Suspicions greet Russian convoy on humanitarian mission to eastern Ukraine
A fleet of 280 Russian trucks allegedly carrying humanitarian aid is heading for eastern Ukraine, but the Ukrainian government and Red Cross say this isn't part of the agreement they reached.
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Today a fleet of 280 Russian trucks carrying 2,000 tons of supplies – including baby food and sleeping bags – was headed toward the Ukrainian border, according to Russian media. However, the International Committee of the Red Cross (ICRC), which is spearheading a separate aid mission, said it was not aware of where the trucks were headed or what they were carrying.
“This convoy is not a certified convoy,” Andriy Lysenko, a spokesman for Ukraine’s National Security and Defense Council, told the Associated Press, referring to the fleet of Russian trucks. “It is not certified by the [ICRC],” and will not be allowed to cross the border.
The ICRC is coordinating an aid mission on behalf of the United States, the European Union, Ukraine, and Russia. A spokesman for the Red Cross mission in Ukraine said: “At this stage we have no agreement on this, and it looks like the initiative of the Russian Federation."
Ukrainian officials say Russia has placed some 45,000 troops along the border with eastern Ukraine, where fighting between pro-Russian separatists and Ukrainian government forces have claimed more than 1,100 lives since April. NATO reports a smaller number of Russian troops on the border with approximately 20,000. NATO said there was a “high probability” that Russia could turn to military intervention in eastern Ukraine, Reuters reports.
Ukraine and the West accuse Russia of arming and training the rebels, a claim Moscow denies. On Monday, EU President José Manuel Barroso warned Russia “against any unilateral military actions in Ukraine, under any pretext, including humanitarian,” according to an EU statement.
Western powers have warned Russia “against mounting a stealth invasion under the guise of humanitarian aid, and have looked on with growing alarm as Russian officials have spoken in ever-stronger terms about the humanitarian plight of eastern Ukrainians,” reports The New York Times.
“We see the Russians developing the narrative and the pretext for such an operation under the guise of a humanitarian operation, and we see a military buildup that could be used to conduct such illegal military operations in Ukraine,” the NATO secretary general, Anders Fogh Rasmussen, told Reuters in an interview Monday.
A Russian intervention would almost certainly provoke another round of economic sanctions by the West, further isolate the Kremlin diplomatically and strain already icy relations with Washington nearly to the breaking point. Apparently calculating that Moscow is unwilling to shoulder those costs, Ukraine has been pressing ahead with its military offensive despite the Russian military buildup.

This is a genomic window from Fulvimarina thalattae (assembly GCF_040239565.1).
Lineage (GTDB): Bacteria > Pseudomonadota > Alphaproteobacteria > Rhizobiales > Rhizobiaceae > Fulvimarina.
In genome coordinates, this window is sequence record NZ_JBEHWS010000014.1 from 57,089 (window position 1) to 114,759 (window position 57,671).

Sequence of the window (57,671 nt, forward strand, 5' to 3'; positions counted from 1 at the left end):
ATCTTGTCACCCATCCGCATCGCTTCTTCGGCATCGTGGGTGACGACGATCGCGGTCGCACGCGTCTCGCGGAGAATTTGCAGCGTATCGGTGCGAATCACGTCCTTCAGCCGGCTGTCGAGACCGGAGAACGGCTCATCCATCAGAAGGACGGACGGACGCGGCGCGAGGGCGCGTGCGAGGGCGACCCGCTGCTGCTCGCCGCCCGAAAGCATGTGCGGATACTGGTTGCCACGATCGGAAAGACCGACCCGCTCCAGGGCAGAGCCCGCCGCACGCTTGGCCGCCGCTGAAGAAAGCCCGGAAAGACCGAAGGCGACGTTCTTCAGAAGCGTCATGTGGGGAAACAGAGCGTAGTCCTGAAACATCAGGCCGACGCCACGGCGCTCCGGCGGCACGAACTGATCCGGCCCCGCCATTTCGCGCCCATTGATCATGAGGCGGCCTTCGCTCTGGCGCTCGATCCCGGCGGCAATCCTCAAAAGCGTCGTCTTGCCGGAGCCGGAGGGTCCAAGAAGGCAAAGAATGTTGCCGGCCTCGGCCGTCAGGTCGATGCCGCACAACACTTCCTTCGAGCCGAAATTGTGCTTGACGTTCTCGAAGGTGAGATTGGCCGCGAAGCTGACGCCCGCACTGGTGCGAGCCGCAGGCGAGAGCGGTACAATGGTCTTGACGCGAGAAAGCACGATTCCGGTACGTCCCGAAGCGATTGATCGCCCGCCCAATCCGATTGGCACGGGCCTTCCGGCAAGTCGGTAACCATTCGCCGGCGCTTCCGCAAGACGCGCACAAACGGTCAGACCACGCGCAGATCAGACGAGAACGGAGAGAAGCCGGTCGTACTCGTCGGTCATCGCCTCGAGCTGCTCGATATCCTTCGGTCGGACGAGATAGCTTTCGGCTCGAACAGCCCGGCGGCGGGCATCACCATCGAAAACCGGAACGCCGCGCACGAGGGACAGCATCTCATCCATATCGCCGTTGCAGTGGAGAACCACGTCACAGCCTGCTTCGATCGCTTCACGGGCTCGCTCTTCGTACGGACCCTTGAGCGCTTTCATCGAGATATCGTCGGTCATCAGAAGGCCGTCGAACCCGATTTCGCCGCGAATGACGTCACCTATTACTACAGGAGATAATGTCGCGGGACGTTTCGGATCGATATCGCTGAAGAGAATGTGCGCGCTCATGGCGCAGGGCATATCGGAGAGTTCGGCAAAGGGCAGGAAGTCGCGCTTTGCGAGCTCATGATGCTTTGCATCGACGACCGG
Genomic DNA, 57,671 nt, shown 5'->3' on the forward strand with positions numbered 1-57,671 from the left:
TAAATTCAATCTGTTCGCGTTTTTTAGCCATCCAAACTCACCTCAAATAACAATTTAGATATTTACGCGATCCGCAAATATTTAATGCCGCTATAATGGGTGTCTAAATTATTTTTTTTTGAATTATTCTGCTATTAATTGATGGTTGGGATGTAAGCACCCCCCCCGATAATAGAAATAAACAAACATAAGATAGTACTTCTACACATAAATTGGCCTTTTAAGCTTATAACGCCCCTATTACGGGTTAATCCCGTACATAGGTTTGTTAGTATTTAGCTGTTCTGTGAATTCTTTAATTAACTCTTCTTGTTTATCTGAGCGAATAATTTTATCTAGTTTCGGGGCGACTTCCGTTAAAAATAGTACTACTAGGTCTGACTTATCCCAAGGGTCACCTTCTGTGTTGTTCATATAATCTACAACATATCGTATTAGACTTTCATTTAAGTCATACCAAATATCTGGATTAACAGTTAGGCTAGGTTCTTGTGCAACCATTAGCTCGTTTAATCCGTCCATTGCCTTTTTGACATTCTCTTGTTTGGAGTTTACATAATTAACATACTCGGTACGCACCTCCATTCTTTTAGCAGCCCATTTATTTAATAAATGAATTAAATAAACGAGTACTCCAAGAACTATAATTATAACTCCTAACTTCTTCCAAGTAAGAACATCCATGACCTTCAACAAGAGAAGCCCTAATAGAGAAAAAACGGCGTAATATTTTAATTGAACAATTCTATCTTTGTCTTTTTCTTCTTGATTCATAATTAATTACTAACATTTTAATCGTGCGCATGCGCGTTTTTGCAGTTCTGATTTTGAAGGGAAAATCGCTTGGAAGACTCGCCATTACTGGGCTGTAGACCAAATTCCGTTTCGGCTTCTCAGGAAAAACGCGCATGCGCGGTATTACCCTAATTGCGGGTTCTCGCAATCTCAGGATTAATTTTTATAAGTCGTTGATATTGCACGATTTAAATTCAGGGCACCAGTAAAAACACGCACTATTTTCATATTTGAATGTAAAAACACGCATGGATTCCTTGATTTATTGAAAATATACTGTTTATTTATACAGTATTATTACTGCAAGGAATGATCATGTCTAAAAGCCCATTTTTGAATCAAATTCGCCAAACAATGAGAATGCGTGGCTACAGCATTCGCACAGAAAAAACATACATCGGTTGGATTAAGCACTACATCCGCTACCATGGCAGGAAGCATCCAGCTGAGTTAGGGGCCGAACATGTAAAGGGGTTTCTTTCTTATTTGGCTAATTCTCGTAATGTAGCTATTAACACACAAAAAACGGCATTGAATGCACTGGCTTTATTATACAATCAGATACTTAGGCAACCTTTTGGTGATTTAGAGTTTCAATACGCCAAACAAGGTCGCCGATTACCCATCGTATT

There’s no denying the need for humanitarian assistance in eastern Ukraine: Nearly a million people have been displaced in the Donetsk and Luhansk regions, and those who stayed in the homes mostly lack electricity and water. The number of refugees crossing the border into Russia has been estimated at close to half a million, straining local services and facilities there, The Christian Science Monitor reports.
Violence continues as Ukrainian troops continue their offensive, cutting off supply lines and shelling outlying districts. On Monday stray rockets hit the gate at a high security prison; more than 100 convicts escaped, according to The New York Times.
In an opinion column for The Boston Globe, Gary Samore and Simon Saradzhyan, directors at Harvard University's Belfer Center for Science and International Affairs encouraged the international community not to "corner" Russian President Vladmir Putin, and to work together to establish a non-military end to the Ukrainian conflict.
Leaders in Kiev, Moscow, and Western capitals need to understand the costs of trying to solve the conflict with force and the benefits of finding a negotiated solution. Such a solution could incorporate elements of Ukrainian leader Petro Poroshenko’s own peace plan, such as amnesty for the rebels, decentralization of power within Ukraine and robust protection of rights of minorities, along with disarming of all the illegal armed formations, a legally binding affirmation of Ukraine’s military neutrality, and unequivocal guarantees (rather than assurances) of Ukraine’s territorial integrity, perhaps, while deferring final resolution of Crimea’s status.
The United States and the European Union should encourage Poroshenko to revive his peace plan. Russia should also press the separatists to negotiate in good faith and aim for realistic goals, such as reintegration into a decentralized Ukraine.
The goal of these collective efforts shouldn’t be total victory for any military alliance, nation, region, or leader. Instead, what eventually emerges ought to be a Ukraine at peace with itself and its neighbors, outside of any military pact, and capable of sustaining itself economically.